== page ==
Black Unity and Freedom Party
The BUFP held its first congress in London on 20 July 1970, "being the commemorative day of the Cuban Revolution". Alrick (Ricky) Xavier Cambridge, George Joseph, Danny Morrell and Sonia Chang, among others, were involved in its foundation. In its early years the organisation had three branches, two in London and one in Manchester.
At the outset the BUFP used its official journal, Black Voice, to proclaim its ideology to be "Marxism-Leninism". In 1990 it revised this to "Marxism-Leninism-Mao-Tsetung thought" and in 1997 changed it again to "Scientific Socialism".
By 1970 migration to Britain from the country's former colonies in the Caribbean, West Africa and South Asia had led to substantial communities in the major cities, particularly London, Birmingham, Manchester, Liverpool, Bristol and Cardiff.
Foremost among such opposition was the Member of Parliament for Wolverhampton, Enoch Powell. In addition, far-right organisations such as the National Front and a perception of racism in the ranks of the police and other institutions contributed to an atmosphere of social conflict.
As a result, activists established a variety of independent organisations to represent the settler communities. Among these were the West Indian Standing Conference, the Campaign Against Racial Discrimination and the Universal Coloured People's Association.
Of strong importance to this process was the influence of American civil rights and black power figures such as Stokely Carmichael (Kwame Ture), Malcolm X and Martin Luther King, each of whom visited and spoke at public meetings in Britain.
America's Black Panther Party was also a profound influence, and although other activists such as Michael X formed a British organisation called the Black Panther Party, the programme and activities of the BUFP reflected much of the combination of militant Black Nationalism and far-left Marxism of Huey P. Newton's Oakland organisation. However, in the British context – with a police force that did not carry guns – there was no impetus for armed militants to shadow them.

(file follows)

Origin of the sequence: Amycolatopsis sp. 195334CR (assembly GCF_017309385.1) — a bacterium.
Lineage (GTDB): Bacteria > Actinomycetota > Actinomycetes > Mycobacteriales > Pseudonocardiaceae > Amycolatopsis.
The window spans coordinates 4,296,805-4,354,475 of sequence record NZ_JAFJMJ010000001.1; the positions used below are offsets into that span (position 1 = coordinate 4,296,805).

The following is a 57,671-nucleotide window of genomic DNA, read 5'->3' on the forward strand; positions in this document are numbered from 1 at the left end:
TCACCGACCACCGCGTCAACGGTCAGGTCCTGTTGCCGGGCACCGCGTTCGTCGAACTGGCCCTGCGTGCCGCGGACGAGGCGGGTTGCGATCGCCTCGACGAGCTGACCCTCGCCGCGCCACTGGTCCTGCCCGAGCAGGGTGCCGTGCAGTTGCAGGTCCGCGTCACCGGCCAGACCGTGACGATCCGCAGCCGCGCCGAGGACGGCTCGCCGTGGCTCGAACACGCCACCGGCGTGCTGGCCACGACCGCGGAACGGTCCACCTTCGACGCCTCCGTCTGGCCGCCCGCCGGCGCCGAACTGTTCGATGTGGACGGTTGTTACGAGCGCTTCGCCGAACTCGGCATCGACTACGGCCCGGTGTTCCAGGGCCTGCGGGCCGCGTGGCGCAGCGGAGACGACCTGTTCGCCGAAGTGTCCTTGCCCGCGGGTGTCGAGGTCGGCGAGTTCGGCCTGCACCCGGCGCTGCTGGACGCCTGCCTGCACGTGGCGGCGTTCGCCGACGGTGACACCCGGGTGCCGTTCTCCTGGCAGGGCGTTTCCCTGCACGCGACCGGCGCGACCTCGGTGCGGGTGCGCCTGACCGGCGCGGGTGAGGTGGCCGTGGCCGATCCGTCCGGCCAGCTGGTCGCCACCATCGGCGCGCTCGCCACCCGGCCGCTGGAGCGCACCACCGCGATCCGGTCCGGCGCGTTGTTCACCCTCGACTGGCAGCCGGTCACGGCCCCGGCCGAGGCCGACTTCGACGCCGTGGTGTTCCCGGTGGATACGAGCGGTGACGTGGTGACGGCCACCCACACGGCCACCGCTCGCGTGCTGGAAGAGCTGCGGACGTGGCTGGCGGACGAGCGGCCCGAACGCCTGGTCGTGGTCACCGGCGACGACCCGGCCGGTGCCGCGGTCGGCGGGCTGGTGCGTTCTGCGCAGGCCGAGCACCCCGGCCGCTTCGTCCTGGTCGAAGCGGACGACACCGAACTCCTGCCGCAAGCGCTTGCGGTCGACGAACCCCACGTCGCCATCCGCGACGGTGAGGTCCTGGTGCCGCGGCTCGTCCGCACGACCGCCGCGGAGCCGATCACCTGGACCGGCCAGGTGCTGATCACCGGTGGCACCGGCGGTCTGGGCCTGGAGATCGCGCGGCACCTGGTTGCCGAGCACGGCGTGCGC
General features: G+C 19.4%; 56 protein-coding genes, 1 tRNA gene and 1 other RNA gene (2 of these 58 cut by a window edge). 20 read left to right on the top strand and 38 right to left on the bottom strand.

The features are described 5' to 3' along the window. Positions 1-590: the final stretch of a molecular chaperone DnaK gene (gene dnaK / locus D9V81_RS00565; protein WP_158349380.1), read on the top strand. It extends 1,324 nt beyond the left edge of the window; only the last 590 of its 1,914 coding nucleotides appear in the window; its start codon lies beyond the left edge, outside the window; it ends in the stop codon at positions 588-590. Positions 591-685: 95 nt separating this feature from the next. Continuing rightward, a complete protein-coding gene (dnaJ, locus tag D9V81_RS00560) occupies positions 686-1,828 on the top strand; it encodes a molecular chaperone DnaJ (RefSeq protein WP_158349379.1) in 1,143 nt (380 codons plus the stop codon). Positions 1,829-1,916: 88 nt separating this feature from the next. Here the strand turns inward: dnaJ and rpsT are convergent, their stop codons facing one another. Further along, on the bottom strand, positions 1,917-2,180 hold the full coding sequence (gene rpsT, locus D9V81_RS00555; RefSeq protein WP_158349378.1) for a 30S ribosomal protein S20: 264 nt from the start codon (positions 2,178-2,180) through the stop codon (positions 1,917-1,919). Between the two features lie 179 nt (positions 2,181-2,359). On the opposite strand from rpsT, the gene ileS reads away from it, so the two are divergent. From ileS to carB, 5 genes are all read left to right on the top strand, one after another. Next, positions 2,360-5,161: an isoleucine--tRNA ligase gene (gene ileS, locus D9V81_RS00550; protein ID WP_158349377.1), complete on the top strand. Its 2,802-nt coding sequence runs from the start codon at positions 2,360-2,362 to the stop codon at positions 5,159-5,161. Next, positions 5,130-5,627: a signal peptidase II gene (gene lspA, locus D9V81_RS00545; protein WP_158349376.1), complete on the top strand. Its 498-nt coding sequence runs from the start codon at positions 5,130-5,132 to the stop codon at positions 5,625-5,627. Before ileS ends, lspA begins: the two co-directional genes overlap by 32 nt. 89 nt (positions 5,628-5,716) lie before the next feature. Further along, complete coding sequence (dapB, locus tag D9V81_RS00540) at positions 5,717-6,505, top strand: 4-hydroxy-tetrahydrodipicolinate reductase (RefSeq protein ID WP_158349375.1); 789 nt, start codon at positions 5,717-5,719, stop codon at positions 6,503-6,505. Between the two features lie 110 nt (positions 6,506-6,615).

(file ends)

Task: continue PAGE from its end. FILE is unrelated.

Throughout its 30-year history, the BUFP published its journal Black Voice. This was printed in the form of a tabloid newspaper with pictures and articles documenting British and international political developments from a party perspective. In 1995 they changed the paper to A4 format.
Black Voice was heavily critical of British and US government policies, whether Labour or Conservative, Republican or Democrat. The editorial line took a radical anti-capitalist, anti-racist and pro-socialist stance on every issue. While the organisation did not permit "white" membership (on the grounds of "black self-determination"), Black Voice always carried in its programme the "internationalist" assertion that "contradiction'" between the working classes of all ethnic groups and capitalism was paramount — outweighing the contradictions between workers of different ethnic groups. In other words, it envisaged anti-capitalist unity between "black" and "white" workers.
A typical issue throughout the 1970s and 1980s might contain an article about violent incidents between the British police and African-Caribbean or Asian residents — often referred to as "police brutality". In addition there would be pieces about the apartheid regime in South Africa and party analyses of various controversies such as the education of African-Caribbean children in British schools. For several years in the early 1980s, the party published articles by the American Professor Manning Marable under the banner "Across the Colour Line".
The journal was published in editions of up to 24 pages with print runs of up to 2000 between one and four times a year (although it was initially intended to be a monthly journal). However, in the late 1990s print runs were reduced to as little as 500 copies, appearing once or twice a year. The main avenue of distribution was BUFP members standing on city street corners and engaging (usually black) citizens in conversation. Some editions were placed in left-wing or black-owned bookshops, such as the Index Book Centre and the Black Cultural Archives – both situated in Brixton, South London. There were also regular postal subscribers both in the UK and internationally – from as far afield as Australia and India.